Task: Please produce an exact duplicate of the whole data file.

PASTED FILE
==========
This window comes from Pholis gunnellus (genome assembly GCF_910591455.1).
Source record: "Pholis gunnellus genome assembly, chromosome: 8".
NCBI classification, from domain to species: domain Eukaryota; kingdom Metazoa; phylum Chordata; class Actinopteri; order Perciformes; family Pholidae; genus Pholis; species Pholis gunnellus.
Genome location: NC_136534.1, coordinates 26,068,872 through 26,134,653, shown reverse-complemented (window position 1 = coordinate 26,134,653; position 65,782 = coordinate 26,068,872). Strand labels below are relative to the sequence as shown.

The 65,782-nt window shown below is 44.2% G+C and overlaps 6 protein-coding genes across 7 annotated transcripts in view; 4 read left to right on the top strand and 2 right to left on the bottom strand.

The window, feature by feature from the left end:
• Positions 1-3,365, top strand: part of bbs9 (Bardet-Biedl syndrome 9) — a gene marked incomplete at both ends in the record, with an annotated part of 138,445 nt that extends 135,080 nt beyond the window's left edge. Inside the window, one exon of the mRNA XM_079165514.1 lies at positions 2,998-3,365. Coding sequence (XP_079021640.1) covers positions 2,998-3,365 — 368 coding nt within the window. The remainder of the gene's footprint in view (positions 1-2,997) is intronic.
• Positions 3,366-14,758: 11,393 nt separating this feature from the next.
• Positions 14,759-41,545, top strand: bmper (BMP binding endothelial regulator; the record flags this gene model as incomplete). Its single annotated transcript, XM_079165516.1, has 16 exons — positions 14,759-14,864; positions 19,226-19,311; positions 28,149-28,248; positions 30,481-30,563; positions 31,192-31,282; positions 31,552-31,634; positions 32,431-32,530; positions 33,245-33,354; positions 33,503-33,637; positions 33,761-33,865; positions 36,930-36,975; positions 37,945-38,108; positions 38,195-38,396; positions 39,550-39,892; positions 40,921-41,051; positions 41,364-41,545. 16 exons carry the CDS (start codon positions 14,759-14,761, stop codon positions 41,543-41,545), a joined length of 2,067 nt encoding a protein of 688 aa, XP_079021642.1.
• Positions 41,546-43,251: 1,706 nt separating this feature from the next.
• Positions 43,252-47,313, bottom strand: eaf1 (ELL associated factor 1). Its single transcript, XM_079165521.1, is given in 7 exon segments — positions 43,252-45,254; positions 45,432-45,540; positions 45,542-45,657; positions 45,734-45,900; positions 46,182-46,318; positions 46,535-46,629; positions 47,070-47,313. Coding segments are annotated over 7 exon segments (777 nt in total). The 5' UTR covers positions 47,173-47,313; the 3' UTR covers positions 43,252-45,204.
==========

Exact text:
This window comes from Pholis gunnellus (genome assembly GCF_910591455.1).
Source record: "Pholis gunnellus genome assembly, chromosome: 8".
NCBI classification, from domain to species: domain Eukaryota; kingdom Metazoa; phylum Chordata; class Actinopteri; order Perciformes; family Pholidae; genus Pholis; species Pholis gunnellus.
Genome location: NC_136534.1, coordinates 26,068,872 through 26,134,653, shown reverse-complemented (window position 1 = coordinate 26,134,653; position 65,782 = coordinate 26,068,872). Strand labels below are relative to the sequence as shown.

The 65,782-nt window shown below is 44.2% G+C and overlaps 6 protein-coding genes across 7 annotated transcripts in view; 4 read left to right on the top strand and 2 right to left on the bottom strand.

The window, feature by feature from the left end:
• Positions 1-3,365, top strand: part of bbs9 (Bardet-Biedl syndrome 9) — a gene marked incomplete at both ends in the record, with an annotated part of 138,445 nt that extends 135,080 nt beyond the window's left edge. Inside the window, one exon of the mRNA XM_079165514.1 lies at positions 2,998-3,365. Coding sequence (XP_079021640.1) covers positions 2,998-3,365 — 368 coding nt within the window. The remainder of the gene's footprint in view (positions 1-2,997) is intronic.
• Positions 3,366-14,758: 11,393 nt separating this feature from the next.
• Positions 14,759-41,545, top strand: bmper (BMP binding endothelial regulator; the record flags this gene model as incomplete). Its single annotated transcript, XM_079165516.1, has 16 exons — positions 14,759-14,864; positions 19,226-19,311; positions 28,149-28,248; positions 30,481-30,563; positions 31,192-31,282; positions 31,552-31,634; positions 32,431-32,530; positions 33,245-33,354; positions 33,503-33,637; positions 33,761-33,865; positions 36,930-36,975; positions 37,945-38,108; positions 38,195-38,396; positions 39,550-39,892; positions 40,921-41,051; positions 41,364-41,545. 16 exons carry the CDS (start codon positions 14,759-14,761, stop codon positions 41,543-41,545), a joined length of 2,067 nt encoding a protein of 688 aa, XP_079021642.1.
• Positions 41,546-43,251: 1,706 nt separating this feature from the next.
• Positions 43,252-47,313, bottom strand: eaf1 (ELL associated factor 1). Its single transcript, XM_079165521.1, is given in 7 exon segments — positions 43,252-45,254; positions 45,432-45,540; positions 45,542-45,657; positions 45,734-45,900; positions 46,182-46,318; positions 46,535-46,629; positions 47,070-47,313. Coding segments are annotated over 7 exon segments (777 nt in total). The 5' UTR covers positions 47,173-47,313; the 3' UTR covers positions 43,252-45,204.